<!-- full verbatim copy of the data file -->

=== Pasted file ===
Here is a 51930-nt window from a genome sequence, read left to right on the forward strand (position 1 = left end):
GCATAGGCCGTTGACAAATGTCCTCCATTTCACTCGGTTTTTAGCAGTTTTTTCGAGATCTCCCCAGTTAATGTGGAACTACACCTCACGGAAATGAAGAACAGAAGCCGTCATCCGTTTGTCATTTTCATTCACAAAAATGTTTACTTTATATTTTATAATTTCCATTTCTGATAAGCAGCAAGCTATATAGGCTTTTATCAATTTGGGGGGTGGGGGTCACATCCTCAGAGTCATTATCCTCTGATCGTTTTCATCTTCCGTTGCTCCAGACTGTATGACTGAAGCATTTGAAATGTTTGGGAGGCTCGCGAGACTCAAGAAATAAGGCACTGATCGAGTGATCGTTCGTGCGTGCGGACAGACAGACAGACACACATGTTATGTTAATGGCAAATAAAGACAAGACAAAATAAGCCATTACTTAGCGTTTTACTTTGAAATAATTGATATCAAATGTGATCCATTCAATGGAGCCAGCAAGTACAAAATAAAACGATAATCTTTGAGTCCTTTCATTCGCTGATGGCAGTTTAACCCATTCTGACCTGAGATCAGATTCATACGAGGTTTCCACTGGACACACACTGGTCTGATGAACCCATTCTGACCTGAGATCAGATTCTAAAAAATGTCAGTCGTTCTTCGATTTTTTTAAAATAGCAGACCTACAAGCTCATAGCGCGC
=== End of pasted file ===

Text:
Here is a 51930-nt window from a genome sequence, read left to right on the forward strand (position 1 = left end):
GCATAGGCCGTTGACAAATGTCCTCCATTTCACTCGGTTTTTAGCAGTTTTTTCGAGATCTCCCCAGTTAATGTGGAACTACACCTCACGGAAATGAAGAACAGAAGCCGTCATCCGTTTGTCATTTTCATTCACAAAAATGTTTACTTTATATTTTATAATTTCCATTTCTGATAAGCAGCAAGCTATATAGGCTTTTATCAATTTGGGGGGTGGGGGTCACATCCTCAGAGTCATTATCCTCTGATCGTTTTCATCTTCCGTTGCTCCAGACTGTATGACTGAAGCATTTGAAATGTTTGGGAGGCTCGCGAGACTCAAGAAATAAGGCACTGATCGAGTGATCGTTCGTGCGTGCGGACAGACAGACAGACACACATGTTATGTTAATGGCAAATAAAGACAAGACAAAATAAGCCATTACTTAGCGTTTTACTTTGAAATAATTGATATCAAATGTGATCCATTCAATGGAGCCAGCAAGTACAAAATAAAACGATAATCTTTGAGTCCTTTCATTCGCTGATGGCAGTTTAACCCATTCTGACCTGAGATCAGATTCATACGAGGTTTCCACTGGACACACACTGGTCTGATGAACCCATTCTGACCTGAGATCAGATTCTAAAAAATGTCAGTCGTTCTTCGATTTTTTTAAAATAGCAGACCTACAAGCTCATAGCGCGC